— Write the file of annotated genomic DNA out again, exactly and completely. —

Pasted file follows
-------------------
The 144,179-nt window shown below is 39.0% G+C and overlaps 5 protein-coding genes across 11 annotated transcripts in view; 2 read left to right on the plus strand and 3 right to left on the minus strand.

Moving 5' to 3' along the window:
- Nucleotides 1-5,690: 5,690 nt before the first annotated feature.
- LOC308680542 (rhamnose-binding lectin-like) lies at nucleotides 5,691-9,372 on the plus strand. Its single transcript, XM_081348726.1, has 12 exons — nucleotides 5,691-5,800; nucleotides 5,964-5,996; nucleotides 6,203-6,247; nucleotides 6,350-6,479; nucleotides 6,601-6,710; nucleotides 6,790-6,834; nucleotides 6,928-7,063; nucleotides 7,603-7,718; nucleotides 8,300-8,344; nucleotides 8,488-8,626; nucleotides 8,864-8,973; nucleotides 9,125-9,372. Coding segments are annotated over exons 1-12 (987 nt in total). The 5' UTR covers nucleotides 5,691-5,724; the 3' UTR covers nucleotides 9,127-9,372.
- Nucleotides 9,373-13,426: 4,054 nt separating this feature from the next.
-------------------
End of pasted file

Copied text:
The 144,179-nt window shown below is 39.0% G+C and overlaps 5 protein-coding genes across 11 annotated transcripts in view; 2 read left to right on the plus strand and 3 right to left on the minus strand.

Moving 5' to 3' along the window:
- Nucleotides 1-5,690: 5,690 nt before the first annotated feature.
- LOC308680542 (rhamnose-binding lectin-like) lies at nucleotides 5,691-9,372 on the plus strand. Its single transcript, XM_081348726.1, has 12 exons — nucleotides 5,691-5,800; nucleotides 5,964-5,996; nucleotides 6,203-6,247; nucleotides 6,350-6,479; nucleotides 6,601-6,710; nucleotides 6,790-6,834; nucleotides 6,928-7,063; nucleotides 7,603-7,718; nucleotides 8,300-8,344; nucleotides 8,488-8,626; nucleotides 8,864-8,973; nucleotides 9,125-9,372. Coding segments are annotated over exons 1-12 (987 nt in total). The 5' UTR covers nucleotides 5,691-5,724; the 3' UTR covers nucleotides 9,127-9,372.
- Nucleotides 9,373-13,426: 4,054 nt separating this feature from the next.